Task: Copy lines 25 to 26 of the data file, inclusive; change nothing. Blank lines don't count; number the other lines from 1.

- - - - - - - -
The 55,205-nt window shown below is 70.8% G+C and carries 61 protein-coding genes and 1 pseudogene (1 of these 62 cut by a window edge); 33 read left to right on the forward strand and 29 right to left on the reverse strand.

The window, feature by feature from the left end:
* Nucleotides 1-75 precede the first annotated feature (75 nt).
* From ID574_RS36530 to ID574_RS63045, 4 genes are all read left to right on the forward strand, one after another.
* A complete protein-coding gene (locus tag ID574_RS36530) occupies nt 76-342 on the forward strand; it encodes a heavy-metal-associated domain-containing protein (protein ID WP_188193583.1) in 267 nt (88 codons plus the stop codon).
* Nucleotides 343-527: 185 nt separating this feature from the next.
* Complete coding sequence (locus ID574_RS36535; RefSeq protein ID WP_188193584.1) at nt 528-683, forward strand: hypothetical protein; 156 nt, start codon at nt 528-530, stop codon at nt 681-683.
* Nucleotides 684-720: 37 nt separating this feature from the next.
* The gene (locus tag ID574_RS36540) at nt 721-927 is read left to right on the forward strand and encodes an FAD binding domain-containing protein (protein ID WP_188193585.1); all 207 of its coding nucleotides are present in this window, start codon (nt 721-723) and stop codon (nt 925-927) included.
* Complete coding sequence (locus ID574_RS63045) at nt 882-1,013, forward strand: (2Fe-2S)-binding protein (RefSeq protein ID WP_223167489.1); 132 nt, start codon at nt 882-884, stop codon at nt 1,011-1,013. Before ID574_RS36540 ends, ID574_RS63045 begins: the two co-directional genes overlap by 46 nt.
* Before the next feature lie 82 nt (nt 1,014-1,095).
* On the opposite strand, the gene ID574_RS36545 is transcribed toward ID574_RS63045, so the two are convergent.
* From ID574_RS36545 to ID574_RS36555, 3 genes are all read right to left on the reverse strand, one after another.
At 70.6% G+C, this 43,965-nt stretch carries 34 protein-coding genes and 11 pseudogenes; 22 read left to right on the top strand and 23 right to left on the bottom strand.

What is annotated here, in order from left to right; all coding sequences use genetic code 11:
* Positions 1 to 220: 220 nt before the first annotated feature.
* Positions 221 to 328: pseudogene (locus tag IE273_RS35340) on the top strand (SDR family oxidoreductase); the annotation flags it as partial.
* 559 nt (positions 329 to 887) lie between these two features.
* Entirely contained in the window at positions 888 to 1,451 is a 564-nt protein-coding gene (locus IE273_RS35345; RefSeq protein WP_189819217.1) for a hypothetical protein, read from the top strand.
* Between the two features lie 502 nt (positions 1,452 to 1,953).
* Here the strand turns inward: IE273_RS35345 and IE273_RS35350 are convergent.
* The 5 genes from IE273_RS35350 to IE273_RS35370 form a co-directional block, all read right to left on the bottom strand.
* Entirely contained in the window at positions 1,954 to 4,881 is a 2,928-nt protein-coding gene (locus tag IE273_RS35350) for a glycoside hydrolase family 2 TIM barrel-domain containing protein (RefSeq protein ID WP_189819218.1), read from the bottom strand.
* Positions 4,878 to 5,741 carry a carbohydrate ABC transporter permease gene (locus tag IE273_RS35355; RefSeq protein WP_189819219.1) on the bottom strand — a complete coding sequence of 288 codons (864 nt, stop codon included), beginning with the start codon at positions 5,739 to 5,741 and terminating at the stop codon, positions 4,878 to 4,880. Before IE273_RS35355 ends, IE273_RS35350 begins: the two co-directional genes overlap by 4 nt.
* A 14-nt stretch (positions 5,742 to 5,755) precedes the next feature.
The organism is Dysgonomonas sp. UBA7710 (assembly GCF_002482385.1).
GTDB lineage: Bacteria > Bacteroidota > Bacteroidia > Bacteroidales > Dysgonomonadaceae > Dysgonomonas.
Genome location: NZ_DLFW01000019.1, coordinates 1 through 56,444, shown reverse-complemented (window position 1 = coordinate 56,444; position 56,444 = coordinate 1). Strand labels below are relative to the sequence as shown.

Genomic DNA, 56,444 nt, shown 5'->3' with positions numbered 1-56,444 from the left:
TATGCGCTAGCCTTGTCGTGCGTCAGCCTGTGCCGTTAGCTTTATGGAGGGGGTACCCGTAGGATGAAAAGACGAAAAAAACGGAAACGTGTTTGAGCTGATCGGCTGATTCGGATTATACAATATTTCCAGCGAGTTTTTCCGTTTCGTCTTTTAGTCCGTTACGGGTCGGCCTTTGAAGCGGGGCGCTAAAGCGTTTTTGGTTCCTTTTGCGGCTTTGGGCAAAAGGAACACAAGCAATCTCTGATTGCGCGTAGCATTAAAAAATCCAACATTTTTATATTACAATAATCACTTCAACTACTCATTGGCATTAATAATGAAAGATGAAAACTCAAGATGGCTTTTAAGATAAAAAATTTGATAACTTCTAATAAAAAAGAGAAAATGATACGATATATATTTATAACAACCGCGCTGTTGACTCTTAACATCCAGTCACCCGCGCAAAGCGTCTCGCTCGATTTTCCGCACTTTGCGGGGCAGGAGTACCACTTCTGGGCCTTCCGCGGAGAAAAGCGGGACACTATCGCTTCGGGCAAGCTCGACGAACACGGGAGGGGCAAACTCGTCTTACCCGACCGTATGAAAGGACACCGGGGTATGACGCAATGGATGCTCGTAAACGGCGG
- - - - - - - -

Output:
* A 14-nt stretch (positions 5,742 to 5,755) precedes the next feature.
The organism is Dysgonomonas sp. UBA7710 (assembly GCF_002482385.1).